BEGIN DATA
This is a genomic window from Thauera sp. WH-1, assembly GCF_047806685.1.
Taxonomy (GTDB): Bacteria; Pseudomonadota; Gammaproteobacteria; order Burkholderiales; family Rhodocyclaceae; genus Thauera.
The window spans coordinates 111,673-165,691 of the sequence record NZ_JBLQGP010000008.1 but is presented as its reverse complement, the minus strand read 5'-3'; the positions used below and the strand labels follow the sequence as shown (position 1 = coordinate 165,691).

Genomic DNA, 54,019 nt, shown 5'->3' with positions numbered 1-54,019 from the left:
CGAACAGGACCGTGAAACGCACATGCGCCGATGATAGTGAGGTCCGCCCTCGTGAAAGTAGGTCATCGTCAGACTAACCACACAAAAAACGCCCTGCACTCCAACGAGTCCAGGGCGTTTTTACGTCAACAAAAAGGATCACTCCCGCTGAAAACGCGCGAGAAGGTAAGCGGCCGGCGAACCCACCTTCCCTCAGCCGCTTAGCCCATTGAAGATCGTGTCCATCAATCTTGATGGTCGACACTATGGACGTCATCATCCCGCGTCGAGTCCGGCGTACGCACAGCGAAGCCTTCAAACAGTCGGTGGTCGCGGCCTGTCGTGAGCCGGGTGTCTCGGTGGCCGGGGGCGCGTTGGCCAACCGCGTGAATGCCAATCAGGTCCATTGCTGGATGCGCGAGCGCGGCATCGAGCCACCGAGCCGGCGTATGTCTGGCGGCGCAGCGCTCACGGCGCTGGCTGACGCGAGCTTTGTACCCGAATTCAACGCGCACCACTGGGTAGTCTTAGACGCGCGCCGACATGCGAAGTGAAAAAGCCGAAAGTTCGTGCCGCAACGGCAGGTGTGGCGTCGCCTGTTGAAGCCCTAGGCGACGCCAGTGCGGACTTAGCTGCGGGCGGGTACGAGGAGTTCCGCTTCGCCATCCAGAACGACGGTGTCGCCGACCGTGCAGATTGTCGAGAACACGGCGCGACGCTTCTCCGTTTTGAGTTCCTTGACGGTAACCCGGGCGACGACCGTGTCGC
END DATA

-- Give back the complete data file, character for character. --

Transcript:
This is a genomic window from Thauera sp. WH-1, assembly GCF_047806685.1.
Taxonomy (GTDB): Bacteria; Pseudomonadota; Gammaproteobacteria; order Burkholderiales; family Rhodocyclaceae; genus Thauera.
The window spans coordinates 111,673-165,691 of the sequence record NZ_JBLQGP010000008.1 but is presented as its reverse complement, the minus strand read 5'-3'; the positions used below and the strand labels follow the sequence as shown (position 1 = coordinate 165,691).

Genomic DNA, 54,019 nt, shown 5'->3' with positions numbered 1-54,019 from the left:
CGAACAGGACCGTGAAACGCACATGCGCCGATGATAGTGAGGTCCGCCCTCGTGAAAGTAGGTCATCGTCAGACTAACCACACAAAAAACGCCCTGCACTCCAACGAGTCCAGGGCGTTTTTACGTCAACAAAAAGGATCACTCCCGCTGAAAACGCGCGAGAAGGTAAGCGGCCGGCGAACCCACCTTCCCTCAGCCGCTTAGCCCATTGAAGATCGTGTCCATCAATCTTGATGGTCGACACTATGGACGTCATCATCCCGCGTCGAGTCCGGCGTACGCACAGCGAAGCCTTCAAACAGTCGGTGGTCGCGGCCTGTCGTGAGCCGGGTGTCTCGGTGGCCGGGGGCGCGTTGGCCAACCGCGTGAATGCCAATCAGGTCCATTGCTGGATGCGCGAGCGCGGCATCGAGCCACCGAGCCGGCGTATGTCTGGCGGCGCAGCGCTCACGGCGCTGGCTGACGCGAGCTTTGTACCCGAATTCAACGCGCACCACTGGGTAGTCTTAGACGCGCGCCGACATGCGAAGTGAAAAAGCCGAAAGTTCGTGCCGCAACGGCAGGTGTGGCGTCGCCTGTTGAAGCCCTAGGCGACGCCAGTGCGGACTTAGCTGCGGGCGGGTACGAGGAGTTCCGCTTCGCCATCCAGAACGACGGTGTCGCCGACCGTGCAGATTGTCGAGAACACGGCGCGACGCTTCTCCGTTTTGAGTTCCTTGACGGTAACCCGGGCGACGACCGTGTCGC